File Systems

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File systems are part of the operating system

In computing, a file system or filesystem, controls how data is stored and retrieved. Without a file system, information placed in a storage medium would be one large body of data with no way to tell where one piece of information stops and the next begins. By separating the data into pieces and giving each piece a name, the information is easily isolated and identified. Taking its name from the way paper-based information systems are named, each group of data is called a "file". The structure and logic rules used to manage the groups of information and their names is called a "file system".[1]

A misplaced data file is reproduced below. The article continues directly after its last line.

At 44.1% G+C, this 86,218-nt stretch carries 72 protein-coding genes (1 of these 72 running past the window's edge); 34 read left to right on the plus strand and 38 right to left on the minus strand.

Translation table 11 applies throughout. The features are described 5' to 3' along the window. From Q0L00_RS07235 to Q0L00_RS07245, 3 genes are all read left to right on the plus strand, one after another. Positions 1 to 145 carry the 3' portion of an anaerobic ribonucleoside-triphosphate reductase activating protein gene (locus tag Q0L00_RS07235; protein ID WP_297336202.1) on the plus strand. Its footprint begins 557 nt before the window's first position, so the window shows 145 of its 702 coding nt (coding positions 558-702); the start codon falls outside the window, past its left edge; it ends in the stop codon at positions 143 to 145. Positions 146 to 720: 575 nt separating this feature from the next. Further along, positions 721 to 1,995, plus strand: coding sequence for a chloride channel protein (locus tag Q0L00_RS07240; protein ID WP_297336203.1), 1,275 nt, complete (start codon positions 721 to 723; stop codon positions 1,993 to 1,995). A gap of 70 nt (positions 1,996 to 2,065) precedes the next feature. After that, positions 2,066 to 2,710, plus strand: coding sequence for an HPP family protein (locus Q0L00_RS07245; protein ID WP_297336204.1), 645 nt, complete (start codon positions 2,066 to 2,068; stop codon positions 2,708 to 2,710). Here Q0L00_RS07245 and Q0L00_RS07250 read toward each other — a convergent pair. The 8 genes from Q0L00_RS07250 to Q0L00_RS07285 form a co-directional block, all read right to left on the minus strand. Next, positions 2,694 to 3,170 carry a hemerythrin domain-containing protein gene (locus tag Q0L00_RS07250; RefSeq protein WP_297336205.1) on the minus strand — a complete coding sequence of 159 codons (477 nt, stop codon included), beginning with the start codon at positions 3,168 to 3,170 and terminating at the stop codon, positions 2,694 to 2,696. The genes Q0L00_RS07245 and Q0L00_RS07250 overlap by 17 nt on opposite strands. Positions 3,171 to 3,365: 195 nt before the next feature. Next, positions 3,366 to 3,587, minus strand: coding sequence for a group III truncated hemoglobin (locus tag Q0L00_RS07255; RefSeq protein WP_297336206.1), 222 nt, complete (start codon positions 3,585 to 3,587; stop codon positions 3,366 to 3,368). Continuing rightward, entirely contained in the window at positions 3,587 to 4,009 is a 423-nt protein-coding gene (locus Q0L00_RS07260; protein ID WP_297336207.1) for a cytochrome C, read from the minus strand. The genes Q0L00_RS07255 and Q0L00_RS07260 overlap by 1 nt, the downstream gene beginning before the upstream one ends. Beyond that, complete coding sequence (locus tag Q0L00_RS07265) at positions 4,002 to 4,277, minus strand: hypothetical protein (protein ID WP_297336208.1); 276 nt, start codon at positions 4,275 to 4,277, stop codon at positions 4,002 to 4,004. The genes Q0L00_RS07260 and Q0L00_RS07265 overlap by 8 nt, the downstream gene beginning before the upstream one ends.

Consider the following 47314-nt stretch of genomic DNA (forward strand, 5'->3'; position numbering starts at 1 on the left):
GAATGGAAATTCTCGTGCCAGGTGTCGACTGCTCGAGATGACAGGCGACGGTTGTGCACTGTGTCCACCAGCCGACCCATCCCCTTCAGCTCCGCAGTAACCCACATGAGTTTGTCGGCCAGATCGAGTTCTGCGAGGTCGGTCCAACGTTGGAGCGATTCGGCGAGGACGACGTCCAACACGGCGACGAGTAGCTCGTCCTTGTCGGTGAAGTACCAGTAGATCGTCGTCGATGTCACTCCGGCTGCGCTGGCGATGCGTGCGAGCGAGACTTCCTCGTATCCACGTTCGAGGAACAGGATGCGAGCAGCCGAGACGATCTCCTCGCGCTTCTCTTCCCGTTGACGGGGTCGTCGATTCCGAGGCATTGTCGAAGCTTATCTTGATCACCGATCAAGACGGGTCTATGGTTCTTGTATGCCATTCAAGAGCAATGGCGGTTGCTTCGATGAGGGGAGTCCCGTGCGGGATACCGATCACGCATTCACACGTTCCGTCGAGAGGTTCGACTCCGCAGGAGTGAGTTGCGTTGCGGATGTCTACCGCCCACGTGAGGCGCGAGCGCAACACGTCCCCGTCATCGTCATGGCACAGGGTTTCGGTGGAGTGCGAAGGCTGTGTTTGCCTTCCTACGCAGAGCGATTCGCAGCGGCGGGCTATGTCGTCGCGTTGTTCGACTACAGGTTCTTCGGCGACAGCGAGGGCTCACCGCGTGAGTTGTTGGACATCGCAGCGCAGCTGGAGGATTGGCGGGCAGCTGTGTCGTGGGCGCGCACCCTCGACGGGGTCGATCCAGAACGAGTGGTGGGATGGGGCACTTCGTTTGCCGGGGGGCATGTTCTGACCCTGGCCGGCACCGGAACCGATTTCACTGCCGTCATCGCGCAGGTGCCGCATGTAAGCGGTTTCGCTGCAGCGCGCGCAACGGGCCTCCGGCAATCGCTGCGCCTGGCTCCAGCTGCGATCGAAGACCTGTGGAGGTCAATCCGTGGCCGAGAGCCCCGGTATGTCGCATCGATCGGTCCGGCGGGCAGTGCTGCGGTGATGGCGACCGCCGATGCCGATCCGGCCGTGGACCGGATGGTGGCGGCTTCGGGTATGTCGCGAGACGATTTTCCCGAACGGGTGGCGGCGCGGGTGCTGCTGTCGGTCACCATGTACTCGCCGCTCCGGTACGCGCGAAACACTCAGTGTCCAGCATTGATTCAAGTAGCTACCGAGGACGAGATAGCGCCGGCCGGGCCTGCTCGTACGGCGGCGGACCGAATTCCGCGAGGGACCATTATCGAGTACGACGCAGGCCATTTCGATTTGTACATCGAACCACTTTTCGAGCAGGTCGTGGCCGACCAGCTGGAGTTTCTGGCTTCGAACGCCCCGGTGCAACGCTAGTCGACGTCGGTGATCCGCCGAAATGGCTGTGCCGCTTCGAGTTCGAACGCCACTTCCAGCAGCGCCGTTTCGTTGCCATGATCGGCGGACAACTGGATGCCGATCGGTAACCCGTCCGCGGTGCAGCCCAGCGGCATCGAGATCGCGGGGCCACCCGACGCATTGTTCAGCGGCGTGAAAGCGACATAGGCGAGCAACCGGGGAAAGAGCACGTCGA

Cluster size[edit | edit source]

Higher cluster (allocation unit) sizes could improve performance, as the file system driver has to handle fewer clusters over the partition.

However, in combination to a high number of small files, they waste more space to cluster overhead (unused reserved space). More modern file systems such as NTFS and ext4 handle small cluster sizes more efficiently than earlier ones such as FAT32/16/12, with less performance loss and fragmentation, but are compatible on fewer devices and operating systems.

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